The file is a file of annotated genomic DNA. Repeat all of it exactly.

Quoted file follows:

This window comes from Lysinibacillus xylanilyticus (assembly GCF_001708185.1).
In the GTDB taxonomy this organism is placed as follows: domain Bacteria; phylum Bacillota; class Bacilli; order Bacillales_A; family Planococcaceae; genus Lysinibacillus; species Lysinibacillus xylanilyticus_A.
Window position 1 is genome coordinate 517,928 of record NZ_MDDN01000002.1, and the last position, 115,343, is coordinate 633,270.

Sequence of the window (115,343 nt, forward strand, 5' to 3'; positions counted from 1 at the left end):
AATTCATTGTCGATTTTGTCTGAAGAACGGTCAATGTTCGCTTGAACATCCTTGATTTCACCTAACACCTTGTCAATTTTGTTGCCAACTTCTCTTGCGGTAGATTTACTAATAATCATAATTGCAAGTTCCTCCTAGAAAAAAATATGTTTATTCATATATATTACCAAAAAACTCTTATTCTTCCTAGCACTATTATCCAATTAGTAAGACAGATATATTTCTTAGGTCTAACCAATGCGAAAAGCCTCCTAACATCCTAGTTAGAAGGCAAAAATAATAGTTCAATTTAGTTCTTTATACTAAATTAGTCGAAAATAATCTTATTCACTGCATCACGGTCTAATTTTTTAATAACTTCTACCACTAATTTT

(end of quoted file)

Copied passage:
This window comes from Lysinibacillus xylanilyticus (assembly GCF_001708185.1).
In the GTDB taxonomy this organism is placed as follows: domain Bacteria; phylum Bacillota; class Bacilli; order Bacillales_A; family Planococcaceae; genus Lysinibacillus; species Lysinibacillus xylanilyticus_A.
Window position 1 is genome coordinate 517,928 of record NZ_MDDN01000002.1, and the last position, 115,343, is coordinate 633,270.

Sequence of the window (115,343 nt, forward strand, 5' to 3'; positions counted from 1 at the left end):
AATTCATTGTCGATTTTGTCTGAAGAACGGTCAATGTTCGCTTGAACATCCTTGATTTCACCTAACACCTTGTCAATTTTGTTGCCAACTTCTCTTGCGGTAGATTTACTAATAATCATAATTGCAAGTTCCTCCTAGAAAAAAATATGTTTATTCATATATATTACCAAAAAACTCTTATTCTTCCTAGCACTATTATCCAATTAGTAAGACAGATATATTTCTTAGGTCTAACCAATGCGAAAAGCCTCCTAACATCCTAGTTAGAAGGCAAAAATAATAGTTCAATTTAGTTCTTTATACTAAATTAGTCGAAAATAATCTTATTCACTGCATCACGGTCTAATTTTTTAATAACTTCTACCACTAATTTT